Fertilizing in the Fall
In the natural setting, a tree would have plenty of space for its roots to spread out, the leaves would remain on the ground to provide future mulch and keep its roots cool and moist, and it would have plenty of room for its branches and stems to stretch out to the sun. In most of our residential settings, a tree must compete for water and nutrients with the grass, any shrubs or flowers, and it usually must adapt to a tighter place for its roots and branches to survive, let alone thrive.
We work to help your tree not only survive, but thrive by fertilizing it in late fall/early winter. Even though your tree appears to be dormant (it has lost its leaves), under the grass, the roots remain active, growing and storing food in anticipation of the tree's new growth next spring. Our fertilizing program consists of a subsurface fertilization that takes the product directly to the roots. We inject our water-soluble fertilizer 12"-18" down into the ground around your tree and out to where the roots are working. The roots of your tree have available to them a well-balanced, low-salt, low-nitrogen fertilizer that is taken up and either used right away or stored for future use in the spring. Our fertilizer consists of the macronutrients nitrogen, phosphoric acid, and potash; and the micronutrients copper, iron, manganese, and zinc.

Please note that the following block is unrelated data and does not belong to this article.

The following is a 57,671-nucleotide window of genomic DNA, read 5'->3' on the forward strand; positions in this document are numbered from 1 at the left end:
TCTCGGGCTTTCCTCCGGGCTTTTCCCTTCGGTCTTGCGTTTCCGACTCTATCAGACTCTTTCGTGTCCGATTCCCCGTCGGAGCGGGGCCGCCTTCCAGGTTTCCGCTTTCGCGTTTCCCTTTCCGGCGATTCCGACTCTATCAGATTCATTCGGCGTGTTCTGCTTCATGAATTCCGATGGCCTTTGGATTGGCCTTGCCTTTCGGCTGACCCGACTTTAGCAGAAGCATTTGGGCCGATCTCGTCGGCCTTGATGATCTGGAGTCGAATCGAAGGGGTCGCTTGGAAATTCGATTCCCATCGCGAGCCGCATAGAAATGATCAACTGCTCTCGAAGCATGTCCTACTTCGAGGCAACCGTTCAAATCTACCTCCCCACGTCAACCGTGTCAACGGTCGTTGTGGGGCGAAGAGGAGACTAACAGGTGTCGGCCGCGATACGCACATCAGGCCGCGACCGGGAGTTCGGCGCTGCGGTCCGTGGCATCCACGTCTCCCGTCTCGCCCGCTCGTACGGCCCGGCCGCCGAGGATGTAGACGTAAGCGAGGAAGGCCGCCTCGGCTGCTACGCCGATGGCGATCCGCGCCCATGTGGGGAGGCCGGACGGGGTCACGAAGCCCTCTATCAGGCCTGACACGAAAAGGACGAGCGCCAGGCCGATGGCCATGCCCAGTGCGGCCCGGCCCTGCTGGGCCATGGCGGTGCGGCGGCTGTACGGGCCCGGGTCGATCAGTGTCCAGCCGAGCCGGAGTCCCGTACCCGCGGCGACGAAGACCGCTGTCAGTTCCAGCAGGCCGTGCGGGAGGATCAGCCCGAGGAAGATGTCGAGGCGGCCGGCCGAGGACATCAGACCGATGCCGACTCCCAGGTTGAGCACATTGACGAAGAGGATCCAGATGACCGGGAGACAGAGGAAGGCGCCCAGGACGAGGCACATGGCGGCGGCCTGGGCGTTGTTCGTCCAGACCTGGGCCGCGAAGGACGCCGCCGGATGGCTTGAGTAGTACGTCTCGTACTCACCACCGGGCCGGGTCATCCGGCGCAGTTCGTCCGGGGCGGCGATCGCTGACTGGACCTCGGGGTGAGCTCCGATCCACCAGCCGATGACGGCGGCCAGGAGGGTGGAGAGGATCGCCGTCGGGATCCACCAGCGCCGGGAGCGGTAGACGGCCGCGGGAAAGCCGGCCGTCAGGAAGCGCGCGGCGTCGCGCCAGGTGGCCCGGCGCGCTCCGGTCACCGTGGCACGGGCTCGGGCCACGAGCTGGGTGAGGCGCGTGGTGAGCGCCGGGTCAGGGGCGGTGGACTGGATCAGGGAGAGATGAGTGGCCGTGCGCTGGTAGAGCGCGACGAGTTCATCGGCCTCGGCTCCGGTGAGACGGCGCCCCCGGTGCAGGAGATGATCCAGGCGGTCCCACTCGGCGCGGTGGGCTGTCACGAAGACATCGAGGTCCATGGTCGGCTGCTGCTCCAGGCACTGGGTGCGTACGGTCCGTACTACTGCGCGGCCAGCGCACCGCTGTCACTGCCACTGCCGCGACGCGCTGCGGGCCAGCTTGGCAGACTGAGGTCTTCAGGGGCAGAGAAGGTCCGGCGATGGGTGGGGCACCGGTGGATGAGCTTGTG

Most trees in the residential setting are not able to produce enough food and energy to support new and existing growth at maturity because of the limited space the roots have to grow. The roots spread out much farther than the dripline of the canopy of a tree. To estimate how far the root system of a tree reaches, estimate the height of the tree and multiply by 3. That will give you the total diameter of the root system of the tree.
For example, if you have a mature maple that is 80' in height, its root system will have a diameter of 240'. From the base of the tree, the roots stretch out 120' in all directions–in an ideal growing area. The tree's outermost roots are the ones that do the majority of the work, too, taking in water and nutrients from the soil.
If you have a yard with mature trees, not only do those trees' roots share the area available to them, more than likely they are not able to stretch out to their full capacity. This is why fertilizing your trees on a yearly basis is a wise decision. Fertilizing is always a good idea. It helps the tree by providing needed nutrients, which in turn, provides the tree with energy to promote good, overall health. And it helps the tree in resisting damaging insects and disease. The more energy the tree has available to it, the more it will be able to fend off any insects or disease.
A good fertilizing program will help your tree to thrive. And if the tree is healthy, it will provide many years of beauty, shade, and worth to every residence.